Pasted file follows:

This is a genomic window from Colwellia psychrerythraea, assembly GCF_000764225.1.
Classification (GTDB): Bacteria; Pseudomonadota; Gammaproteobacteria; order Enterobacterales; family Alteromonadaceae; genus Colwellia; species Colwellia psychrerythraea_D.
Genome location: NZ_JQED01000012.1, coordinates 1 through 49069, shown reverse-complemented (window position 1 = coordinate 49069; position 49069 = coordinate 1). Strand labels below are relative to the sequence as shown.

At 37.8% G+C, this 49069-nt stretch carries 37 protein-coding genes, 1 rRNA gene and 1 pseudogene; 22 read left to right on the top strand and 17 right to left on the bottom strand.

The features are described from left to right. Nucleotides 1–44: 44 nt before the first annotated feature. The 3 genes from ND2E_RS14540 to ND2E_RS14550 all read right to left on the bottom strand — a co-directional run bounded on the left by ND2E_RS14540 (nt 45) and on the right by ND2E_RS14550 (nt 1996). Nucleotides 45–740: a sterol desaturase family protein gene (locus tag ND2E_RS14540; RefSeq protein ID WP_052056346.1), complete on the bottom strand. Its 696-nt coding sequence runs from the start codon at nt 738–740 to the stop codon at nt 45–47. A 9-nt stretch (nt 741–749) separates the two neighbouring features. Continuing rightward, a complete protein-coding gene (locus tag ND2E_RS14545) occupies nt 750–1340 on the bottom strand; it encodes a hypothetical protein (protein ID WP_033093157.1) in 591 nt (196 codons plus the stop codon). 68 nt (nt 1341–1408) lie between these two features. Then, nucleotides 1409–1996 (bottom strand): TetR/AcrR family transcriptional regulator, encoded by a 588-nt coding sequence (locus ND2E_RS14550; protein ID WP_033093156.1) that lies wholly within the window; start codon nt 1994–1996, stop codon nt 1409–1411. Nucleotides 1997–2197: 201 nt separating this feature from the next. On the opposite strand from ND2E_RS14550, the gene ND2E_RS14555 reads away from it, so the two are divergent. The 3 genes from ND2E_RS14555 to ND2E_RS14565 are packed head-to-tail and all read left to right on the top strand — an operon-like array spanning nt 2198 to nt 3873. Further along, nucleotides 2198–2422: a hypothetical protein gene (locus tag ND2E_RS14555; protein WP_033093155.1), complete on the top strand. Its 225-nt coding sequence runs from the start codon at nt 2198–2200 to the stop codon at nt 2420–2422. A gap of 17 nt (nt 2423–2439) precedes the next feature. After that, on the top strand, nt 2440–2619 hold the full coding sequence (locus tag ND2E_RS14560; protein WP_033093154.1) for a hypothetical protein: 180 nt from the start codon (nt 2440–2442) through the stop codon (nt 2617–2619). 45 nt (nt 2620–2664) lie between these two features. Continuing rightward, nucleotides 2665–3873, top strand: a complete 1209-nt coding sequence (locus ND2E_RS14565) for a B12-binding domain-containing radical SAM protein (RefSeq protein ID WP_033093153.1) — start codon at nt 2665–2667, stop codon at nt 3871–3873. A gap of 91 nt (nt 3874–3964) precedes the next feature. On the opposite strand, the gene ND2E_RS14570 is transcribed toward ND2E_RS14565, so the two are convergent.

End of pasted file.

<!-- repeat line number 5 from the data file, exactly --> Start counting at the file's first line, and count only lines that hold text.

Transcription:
The features are described from left to right. Nucleotides 1–44: 44 nt before the first annotated feature. The 3 genes from ND2E_RS14540 to ND2E_RS14550 all read right to left on the bottom strand — a co-directional run bounded on the left by ND2E_RS14540 (nt 45) and on the right by ND2E_RS14550 (nt 1996). Nucleotides 45–740: a sterol desaturase family protein gene (locus tag ND2E_RS14540; RefSeq protein ID WP_052056346.1), complete on the bottom strand. Its 696-nt coding sequence runs from the start codon at nt 738–740 to the stop codon at nt 45–47. A 9-nt stretch (nt 741–749) separates the two neighbouring features. Continuing rightward, a complete protein-coding gene (locus tag ND2E_RS14545) occupies nt 750–1340 on the bottom strand; it encodes a hypothetical protein (protein ID WP_033093157.1) in 591 nt (196 codons plus the stop codon). 68 nt (nt 1341–1408) lie between these two features. Then, nucleotides 1409–1996 (bottom strand): TetR/AcrR family transcriptional regulator, encoded by a 588-nt coding sequence (locus ND2E_RS14550; protein ID WP_033093156.1) that lies wholly within the window; start codon nt 1994–1996, stop codon nt 1409–1411. Nucleotides 1997–2197: 201 nt separating this feature from the next. On the opposite strand from ND2E_RS14550, the gene ND2E_RS14555 reads away from it, so the two are divergent. The 3 genes from ND2E_RS14555 to ND2E_RS14565 are packed head-to-tail and all read left to right on the top strand — an operon-like array spanning nt 2198 to nt 3873. Further along, nucleotides 2198–2422: a hypothetical protein gene (locus tag ND2E_RS14555; protein WP_033093155.1), complete on the top strand. Its 225-nt coding sequence runs from the start codon at nt 2198–2200 to the stop codon at nt 2420–2422. A gap of 17 nt (nt 2423–2439) precedes the next feature. After that, on the top strand, nt 2440–2619 hold the full coding sequence (locus tag ND2E_RS14560; protein WP_033093154.1) for a hypothetical protein: 180 nt from the start codon (nt 2440–2442) through the stop codon (nt 2617–2619). 45 nt (nt 2620–2664) lie between these two features. Continuing rightward, nucleotides 2665–3873, top strand: a complete 1209-nt coding sequence (locus ND2E_RS14565) for a B12-binding domain-containing radical SAM protein (RefSeq protein ID WP_033093153.1) — start codon at nt 2665–2667, stop codon at nt 3871–3873. A gap of 91 nt (nt 3874–3964) precedes the next feature. On the opposite strand, the gene ND2E_RS14570 is transcribed toward ND2E_RS14565, so the two are convergent.